Processes for dealing with conflict in the workplace: meeting feminist concerns regarding mediation

Douglas, K 2004, 'Processes for dealing with conflict in the workplace: meeting feminist concerns regarding mediation' in S. Charlesworth and M. Fastenau (ed.) Women and Work: curent RMIT University Research, RMIT Publishing, Melbourne, Australia, pp. 74-91.


Document type: Book Chapter
Collection: Book Chapters

Title Processes for dealing with conflict in the workplace: meeting feminist concerns regarding mediation
Author(s) Douglas, K
Year 2004
Title of book Women and Work: curent RMIT University Research
Publisher RMIT Publishing
Place of publication Melbourne, Australia
Editor(s) S. Charlesworth and M. Fastenau
Start page 74
End page 91
Subjects Litigation, Adjudication and Dispute Resolution
Summary Workplace mediation is one way of dealing with conflict. Research has shown that workplace mediators may practice neutrality in a manner that can prejudice some participants. Women in particular can be vulnerable in a mediation setting where the mediator is not reflective regarding the issue of neutrality. Generally, the traditional feminist literature relating to mediation has criticised the widespread use of this alternative dispute resolution mechanism as some women do not have the same opportunity to participate equally in the mediation process. However, this inequality may be due to the method of practice utilised by large numbers of mediators, the problem solving model. This model allows mediator bias to operate, does not assist women with their negotiation style or with power imbalances and does not address issues that arise when violence is a part of the workplace relationship. This paper advocates the adoption of new models of mediation practice, the storytelling, narrative and transformative models. Collectively we could describe these approaches to mediation as second generation practice. These models reject the problem solving approach and acknowledge that a mediator cannot be truly neutral in the mediation process. These approaches arguably better meet the needs of those women who require assistance in negotiation and could allay some of the traditional concerns feminists have expressed regarding the practice of mediation.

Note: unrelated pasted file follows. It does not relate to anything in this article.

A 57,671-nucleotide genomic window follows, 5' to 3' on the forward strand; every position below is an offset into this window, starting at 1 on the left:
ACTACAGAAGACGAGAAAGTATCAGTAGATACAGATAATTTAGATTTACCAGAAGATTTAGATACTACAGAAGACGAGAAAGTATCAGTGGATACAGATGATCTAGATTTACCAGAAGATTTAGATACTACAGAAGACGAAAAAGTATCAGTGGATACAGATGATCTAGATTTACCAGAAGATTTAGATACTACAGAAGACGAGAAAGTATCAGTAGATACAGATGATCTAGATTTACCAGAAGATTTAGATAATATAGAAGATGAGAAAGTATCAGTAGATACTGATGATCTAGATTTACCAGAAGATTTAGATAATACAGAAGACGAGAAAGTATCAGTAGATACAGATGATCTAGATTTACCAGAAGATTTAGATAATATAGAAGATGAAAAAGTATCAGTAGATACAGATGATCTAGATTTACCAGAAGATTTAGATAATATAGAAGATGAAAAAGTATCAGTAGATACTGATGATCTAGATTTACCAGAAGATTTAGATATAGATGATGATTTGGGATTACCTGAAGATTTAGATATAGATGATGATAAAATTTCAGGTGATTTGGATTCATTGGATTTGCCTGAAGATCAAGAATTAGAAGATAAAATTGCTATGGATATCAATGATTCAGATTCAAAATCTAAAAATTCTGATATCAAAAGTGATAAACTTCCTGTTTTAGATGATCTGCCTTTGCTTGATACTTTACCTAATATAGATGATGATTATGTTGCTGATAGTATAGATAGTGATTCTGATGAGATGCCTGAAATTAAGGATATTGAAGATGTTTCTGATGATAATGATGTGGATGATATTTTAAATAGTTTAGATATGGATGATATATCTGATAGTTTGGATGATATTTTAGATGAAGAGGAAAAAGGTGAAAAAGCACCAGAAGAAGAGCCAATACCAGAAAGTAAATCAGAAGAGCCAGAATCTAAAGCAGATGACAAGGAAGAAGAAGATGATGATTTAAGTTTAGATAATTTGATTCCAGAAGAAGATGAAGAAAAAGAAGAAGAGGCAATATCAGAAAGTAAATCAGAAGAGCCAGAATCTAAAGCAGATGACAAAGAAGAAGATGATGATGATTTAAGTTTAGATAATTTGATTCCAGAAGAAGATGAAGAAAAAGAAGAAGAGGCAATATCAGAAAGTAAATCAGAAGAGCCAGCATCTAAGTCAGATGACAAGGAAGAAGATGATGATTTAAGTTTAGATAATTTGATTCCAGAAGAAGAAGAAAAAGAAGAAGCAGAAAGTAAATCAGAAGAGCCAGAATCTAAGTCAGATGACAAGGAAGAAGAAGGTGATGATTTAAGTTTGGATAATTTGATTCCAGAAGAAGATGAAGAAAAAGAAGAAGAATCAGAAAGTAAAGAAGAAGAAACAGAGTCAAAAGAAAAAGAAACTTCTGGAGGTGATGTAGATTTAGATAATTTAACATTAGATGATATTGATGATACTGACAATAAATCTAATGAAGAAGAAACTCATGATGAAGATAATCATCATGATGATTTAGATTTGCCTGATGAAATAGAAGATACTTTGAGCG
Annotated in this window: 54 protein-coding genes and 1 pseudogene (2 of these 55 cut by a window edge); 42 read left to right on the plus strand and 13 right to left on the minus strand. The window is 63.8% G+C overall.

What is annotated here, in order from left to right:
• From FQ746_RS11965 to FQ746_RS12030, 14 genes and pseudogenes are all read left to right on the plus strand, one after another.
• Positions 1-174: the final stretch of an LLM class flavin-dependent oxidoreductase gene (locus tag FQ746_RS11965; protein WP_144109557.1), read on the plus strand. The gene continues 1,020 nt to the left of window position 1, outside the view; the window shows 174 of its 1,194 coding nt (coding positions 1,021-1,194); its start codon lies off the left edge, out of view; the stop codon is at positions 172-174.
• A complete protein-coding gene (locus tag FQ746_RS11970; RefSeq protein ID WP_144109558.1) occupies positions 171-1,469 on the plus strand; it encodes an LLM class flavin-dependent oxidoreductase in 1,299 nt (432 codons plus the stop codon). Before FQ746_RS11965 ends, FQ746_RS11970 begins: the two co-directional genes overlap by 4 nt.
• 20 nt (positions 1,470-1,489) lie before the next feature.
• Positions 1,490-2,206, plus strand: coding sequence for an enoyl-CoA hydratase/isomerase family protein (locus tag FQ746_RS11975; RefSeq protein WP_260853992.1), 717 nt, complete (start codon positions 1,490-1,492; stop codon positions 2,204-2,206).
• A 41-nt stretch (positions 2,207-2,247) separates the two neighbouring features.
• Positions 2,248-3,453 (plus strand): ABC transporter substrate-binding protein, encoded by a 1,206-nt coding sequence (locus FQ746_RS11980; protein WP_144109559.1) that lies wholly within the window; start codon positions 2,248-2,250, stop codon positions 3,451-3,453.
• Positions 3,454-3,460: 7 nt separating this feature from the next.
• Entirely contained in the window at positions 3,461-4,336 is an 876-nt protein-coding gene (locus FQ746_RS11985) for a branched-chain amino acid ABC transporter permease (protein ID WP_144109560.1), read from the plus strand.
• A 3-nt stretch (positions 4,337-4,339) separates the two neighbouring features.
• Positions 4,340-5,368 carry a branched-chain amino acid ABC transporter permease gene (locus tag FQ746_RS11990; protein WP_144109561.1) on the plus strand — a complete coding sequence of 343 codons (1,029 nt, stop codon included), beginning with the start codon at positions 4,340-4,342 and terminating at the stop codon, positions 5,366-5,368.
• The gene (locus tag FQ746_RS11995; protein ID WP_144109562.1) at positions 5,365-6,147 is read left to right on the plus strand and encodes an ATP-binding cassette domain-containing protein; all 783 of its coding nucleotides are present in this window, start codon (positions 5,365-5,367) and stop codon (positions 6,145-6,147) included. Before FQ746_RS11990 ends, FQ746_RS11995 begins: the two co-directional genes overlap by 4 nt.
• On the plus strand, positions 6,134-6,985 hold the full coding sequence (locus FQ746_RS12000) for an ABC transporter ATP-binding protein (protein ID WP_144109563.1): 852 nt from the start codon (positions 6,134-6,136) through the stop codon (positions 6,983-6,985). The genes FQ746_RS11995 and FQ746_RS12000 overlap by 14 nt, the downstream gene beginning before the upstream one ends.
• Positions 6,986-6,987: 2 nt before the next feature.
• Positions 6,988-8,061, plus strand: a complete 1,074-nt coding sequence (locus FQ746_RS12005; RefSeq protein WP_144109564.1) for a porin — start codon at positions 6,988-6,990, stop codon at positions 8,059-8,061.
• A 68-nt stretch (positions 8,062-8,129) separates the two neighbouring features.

Copyright notice © Kathy Douglas and the School of Management, Business Portfolio, RMIT and the Centre for Applied Social Research, School of Social Science and Planning, RMIT 2004
ISBN 0864593376
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